Brits boost frequency of online shopping orders
15 May 2018 - 10:58 by Sarah Collinson
A new survey from Ipsos Mori, backed by the Royal Mail, has shown that 26 per cent of UK consumers now carry out safe shopping online once a week or more.
This is up by four percentage points compared with a year earlier, suggesting that e-commerce is still gathering steam as more Brits choose to buy from the web rather than make a purchase at a bricks and mortar outlet.
Part of this increase in orders is down to the fact that 28 per cent of people questioned in the study said that they subscribed to some kind of initiative that netted them free delivery for their online purchases.
Amazon Prime is likely the key culprit here, allowing frequent buyers to save cash so long as they are willing to pay the annual fee and keep shopping through a single retailer’s site.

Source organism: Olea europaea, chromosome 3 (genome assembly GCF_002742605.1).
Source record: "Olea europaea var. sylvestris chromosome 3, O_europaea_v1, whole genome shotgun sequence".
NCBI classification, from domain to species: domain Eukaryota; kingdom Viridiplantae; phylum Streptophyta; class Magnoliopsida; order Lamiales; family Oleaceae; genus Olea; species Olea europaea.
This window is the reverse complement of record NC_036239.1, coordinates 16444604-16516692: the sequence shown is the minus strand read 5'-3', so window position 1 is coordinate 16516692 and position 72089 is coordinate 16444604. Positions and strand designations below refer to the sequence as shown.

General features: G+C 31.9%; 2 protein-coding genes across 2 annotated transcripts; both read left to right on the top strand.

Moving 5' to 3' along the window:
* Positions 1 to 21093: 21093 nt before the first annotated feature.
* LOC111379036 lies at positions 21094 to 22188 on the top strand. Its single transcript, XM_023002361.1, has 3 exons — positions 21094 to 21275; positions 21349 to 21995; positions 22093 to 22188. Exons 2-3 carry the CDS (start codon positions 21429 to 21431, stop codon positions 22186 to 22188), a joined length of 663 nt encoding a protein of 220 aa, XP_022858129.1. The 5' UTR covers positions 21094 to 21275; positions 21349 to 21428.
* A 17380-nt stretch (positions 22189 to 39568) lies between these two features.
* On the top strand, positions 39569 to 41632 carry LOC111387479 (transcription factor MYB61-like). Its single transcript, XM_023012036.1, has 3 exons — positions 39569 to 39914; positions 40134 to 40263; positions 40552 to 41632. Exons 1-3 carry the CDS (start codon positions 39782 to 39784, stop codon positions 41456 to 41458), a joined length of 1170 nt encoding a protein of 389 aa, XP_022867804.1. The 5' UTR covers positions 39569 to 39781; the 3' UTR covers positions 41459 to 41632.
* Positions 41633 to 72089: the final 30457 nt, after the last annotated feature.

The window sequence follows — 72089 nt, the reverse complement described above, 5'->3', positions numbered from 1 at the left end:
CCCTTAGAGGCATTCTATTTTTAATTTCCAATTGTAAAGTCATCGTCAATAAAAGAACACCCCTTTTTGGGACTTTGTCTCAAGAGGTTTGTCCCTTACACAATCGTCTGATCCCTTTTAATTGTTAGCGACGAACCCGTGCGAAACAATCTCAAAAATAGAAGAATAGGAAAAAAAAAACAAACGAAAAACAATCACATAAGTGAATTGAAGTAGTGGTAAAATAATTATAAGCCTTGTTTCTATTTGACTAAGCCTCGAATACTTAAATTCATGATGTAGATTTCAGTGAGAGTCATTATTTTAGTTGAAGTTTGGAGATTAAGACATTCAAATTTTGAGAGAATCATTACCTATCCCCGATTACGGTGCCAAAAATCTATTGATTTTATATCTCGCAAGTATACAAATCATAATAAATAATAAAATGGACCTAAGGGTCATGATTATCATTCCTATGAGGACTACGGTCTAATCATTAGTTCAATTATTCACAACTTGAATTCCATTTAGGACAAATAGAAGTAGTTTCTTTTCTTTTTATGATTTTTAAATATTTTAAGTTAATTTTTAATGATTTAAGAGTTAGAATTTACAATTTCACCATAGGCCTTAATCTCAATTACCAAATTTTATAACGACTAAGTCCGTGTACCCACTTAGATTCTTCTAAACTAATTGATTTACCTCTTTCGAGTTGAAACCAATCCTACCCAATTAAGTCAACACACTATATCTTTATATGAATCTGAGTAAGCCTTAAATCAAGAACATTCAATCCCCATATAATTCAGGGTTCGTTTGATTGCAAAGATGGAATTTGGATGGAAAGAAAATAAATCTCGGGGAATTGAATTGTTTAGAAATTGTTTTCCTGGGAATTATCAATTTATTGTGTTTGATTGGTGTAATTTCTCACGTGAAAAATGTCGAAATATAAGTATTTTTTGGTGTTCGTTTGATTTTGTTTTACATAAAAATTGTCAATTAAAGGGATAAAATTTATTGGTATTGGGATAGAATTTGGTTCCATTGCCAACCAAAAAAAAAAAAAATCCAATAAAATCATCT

Researchers also found that there has been a boost to the average amount spent online in the UK, with a typical consumer expected to splash out around £220 every quarter.
There is a downside to this increase in online shopping, with 23 per cent of consumers saying that they had returned products ordered via the web within the past 30 days. This practice is more common amongst women than men, but creates a problem for retailers of all types because of the added costs involved in processing returned goods.
Growing return rates are a concern for other reasons, as they increase the carbon footprint of e-commerce and also mean that there are more delivery vans on the roads, which creates congestion. This will have to be tackled as the popularity of subscription services grows and more consumers in the UK make online orders over the course of each month.